Also referred to as JP2, the JPEG 2000 was conceived in the late 1990s as a potential successor to the JPEG format. Developed by the minds behind the original JPEG standards and envisioned as a way to bring JPEG compression to video formats, the file format unfortunately never caught on. While it’s supported by Apple’s Safari, few others are on board with it more than 20 years after its conception.
First launched in 2015, JPEG XT is described as a compression standard that specifies backward-compatible extensions of a standard JPEG. The advantage of this? The JPEG XT supports greater bit depths and higher dynamic range than your standard JPEG. This makes it ideal for today’s 4K UHD-focused world of imaging.
Much like the JPEG 2000, the JPEG XL — first launched in 2017 but not formally standardized until late 2021 and early 2022 — serves as a potential replacement for the standard JPEG. JPEG XL very well could be the next generation of image compression. The new JPEG format improves efficiency and adds support for lossless compression in addition to the traditional lossy compression. Of course, only time will tell whether or not the JPEG XL will take off.
If you’ve ever downloaded an image from Google search results and seen it appear in your Downloads folder as JPEG-LARGE, fear not. This is not some unknown file format. Rather, it’s a way for Google to let users know that the JPEG is particularly large. You can change the extension name from JPEG-LARGE to JPEG manually. You can also run it through another round of image compression yourself.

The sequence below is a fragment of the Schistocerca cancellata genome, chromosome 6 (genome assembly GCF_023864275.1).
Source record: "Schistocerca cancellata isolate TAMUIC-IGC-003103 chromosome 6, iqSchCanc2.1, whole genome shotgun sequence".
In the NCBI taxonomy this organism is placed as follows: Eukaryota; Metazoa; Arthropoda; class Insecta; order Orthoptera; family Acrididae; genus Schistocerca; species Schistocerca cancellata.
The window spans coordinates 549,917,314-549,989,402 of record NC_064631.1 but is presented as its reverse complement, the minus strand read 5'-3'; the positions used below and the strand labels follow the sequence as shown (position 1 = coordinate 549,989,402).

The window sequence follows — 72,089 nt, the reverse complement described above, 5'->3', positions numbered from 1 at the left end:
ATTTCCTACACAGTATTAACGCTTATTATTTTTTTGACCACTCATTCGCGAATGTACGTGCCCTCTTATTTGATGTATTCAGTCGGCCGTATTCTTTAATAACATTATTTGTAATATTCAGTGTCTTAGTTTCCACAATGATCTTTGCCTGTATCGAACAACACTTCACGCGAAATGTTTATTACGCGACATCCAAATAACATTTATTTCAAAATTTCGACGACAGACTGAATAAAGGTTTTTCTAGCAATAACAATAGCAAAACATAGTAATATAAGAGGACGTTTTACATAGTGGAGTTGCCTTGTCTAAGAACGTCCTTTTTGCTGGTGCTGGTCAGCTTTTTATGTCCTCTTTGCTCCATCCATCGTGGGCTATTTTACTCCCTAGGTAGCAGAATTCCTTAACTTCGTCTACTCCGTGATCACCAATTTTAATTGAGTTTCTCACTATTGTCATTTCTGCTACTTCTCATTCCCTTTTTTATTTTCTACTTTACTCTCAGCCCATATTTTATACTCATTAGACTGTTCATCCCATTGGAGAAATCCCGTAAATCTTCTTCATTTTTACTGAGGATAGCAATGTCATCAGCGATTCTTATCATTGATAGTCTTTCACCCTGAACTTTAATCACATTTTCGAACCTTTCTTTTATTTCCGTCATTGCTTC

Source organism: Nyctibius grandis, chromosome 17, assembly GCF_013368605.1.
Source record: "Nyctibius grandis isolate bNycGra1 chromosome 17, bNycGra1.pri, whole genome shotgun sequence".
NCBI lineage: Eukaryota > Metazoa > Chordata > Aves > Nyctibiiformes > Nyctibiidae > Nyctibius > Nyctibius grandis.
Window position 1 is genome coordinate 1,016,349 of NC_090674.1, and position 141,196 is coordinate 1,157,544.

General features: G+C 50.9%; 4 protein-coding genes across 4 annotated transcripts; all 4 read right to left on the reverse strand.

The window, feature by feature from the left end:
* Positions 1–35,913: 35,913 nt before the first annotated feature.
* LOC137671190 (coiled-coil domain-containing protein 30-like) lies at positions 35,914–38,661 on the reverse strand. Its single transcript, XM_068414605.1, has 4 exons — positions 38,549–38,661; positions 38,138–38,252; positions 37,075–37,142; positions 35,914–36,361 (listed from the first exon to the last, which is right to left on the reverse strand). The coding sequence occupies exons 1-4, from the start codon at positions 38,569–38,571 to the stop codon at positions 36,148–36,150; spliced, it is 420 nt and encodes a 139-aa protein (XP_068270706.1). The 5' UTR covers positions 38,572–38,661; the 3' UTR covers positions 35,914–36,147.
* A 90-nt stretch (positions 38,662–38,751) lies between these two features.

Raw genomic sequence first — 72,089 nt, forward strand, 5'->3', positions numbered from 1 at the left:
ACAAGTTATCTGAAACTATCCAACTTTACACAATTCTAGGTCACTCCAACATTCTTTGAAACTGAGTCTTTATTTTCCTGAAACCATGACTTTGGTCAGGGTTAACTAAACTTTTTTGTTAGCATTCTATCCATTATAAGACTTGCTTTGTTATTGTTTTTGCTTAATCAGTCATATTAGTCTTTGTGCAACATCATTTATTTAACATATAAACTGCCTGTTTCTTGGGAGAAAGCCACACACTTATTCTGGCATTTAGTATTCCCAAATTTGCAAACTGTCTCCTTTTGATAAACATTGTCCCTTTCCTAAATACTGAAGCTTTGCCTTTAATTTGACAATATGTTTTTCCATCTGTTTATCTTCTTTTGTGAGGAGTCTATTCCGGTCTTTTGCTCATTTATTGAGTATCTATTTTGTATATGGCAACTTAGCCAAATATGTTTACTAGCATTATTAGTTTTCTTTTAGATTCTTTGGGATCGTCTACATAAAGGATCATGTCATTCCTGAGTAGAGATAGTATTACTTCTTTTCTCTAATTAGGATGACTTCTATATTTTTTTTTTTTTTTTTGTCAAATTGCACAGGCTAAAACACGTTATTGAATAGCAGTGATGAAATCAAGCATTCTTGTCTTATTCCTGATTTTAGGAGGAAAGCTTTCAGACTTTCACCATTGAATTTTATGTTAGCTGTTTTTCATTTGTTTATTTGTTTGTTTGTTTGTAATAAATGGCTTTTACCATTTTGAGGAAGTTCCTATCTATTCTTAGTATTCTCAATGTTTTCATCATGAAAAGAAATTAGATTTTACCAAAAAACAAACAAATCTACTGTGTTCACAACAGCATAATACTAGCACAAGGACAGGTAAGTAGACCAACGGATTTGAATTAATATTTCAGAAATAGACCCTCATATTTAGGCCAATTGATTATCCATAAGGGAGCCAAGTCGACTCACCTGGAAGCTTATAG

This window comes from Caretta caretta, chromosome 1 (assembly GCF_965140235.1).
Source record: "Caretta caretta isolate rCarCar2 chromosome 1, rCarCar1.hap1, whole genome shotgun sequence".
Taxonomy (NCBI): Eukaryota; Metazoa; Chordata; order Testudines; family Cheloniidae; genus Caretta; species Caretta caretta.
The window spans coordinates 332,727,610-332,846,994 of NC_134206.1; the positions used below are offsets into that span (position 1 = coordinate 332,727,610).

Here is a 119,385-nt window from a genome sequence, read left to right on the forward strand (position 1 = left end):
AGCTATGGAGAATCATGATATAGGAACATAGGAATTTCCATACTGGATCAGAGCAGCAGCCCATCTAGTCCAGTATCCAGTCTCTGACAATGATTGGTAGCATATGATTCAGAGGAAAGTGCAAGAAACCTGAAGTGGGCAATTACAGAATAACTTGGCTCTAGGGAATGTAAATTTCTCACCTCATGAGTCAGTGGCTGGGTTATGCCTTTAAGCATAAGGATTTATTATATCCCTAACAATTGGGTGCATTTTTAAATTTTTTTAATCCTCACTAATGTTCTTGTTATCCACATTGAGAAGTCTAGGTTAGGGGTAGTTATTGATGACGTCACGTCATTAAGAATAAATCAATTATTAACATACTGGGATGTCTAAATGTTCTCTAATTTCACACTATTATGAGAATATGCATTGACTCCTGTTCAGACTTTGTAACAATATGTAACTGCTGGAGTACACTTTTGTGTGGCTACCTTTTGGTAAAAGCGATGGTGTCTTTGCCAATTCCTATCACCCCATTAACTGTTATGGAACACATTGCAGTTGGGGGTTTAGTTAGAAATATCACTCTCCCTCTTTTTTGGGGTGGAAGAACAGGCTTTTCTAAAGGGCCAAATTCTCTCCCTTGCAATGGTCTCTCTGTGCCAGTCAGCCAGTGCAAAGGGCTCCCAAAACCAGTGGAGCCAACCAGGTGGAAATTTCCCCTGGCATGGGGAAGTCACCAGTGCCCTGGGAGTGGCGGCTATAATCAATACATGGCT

Pros and Cons of the JPEG
|Pros of JPEG
|Cons of JPEG
|The most used image file format
|No support for animations or opacities
|Almost universally compatible across the web and the tech industry at large
|Original JPEG standard is getting outdated, but newer versions have failed to catch on
|Compressed images retain much of their original color quality
|Lossy compression sometimes hurts image quality
|Fast and easy to create, share, and upload
|JPEG images have no layers
5 Must-Know Facts About the JPEG
- A JPEG is an image file format, but it’s also an abbreviation for Joint Photographic Experts Group.
- The standard JPEG compression algorithm works by calculating the range of colors used and eliminating the ones that the human eye cannot perceive. This process is called lossy compression.
- JPEG can compress an image’s size and colors by as much as 100 to 1. However, it’s much more likely to find a JPEG compressed at a rate of 10 to 1 or 20 to 1.
- JPEGs tend to include metadata about the image such as the time, the date, and even the location the image was taken or created, the settings of the camera, and even a thumbnail preview.
- As the most widely used image file format, it’s estimated that more than several billion JPEGs are created daily.
Is There a Difference Between JPG vs. JPEG?
So, JPG vs JPEG: Is there a real difference? As we’ve seen, the answer is both yes and no. There’s a discernible difference between the word “JPG” and “JPEG,” with the former lacking a letter E. Additionally, there’s a slight difference in use. Windows uses JPG, while everyone else uses JPEG. Technically speaking, however, there is no real functional difference between JPG vs. JPEG. Both are representative of the exact same image file format, no matter which way you ultimately decide to spell it.
The image featured at the top of this post is ©SB7/Shutterstock.com.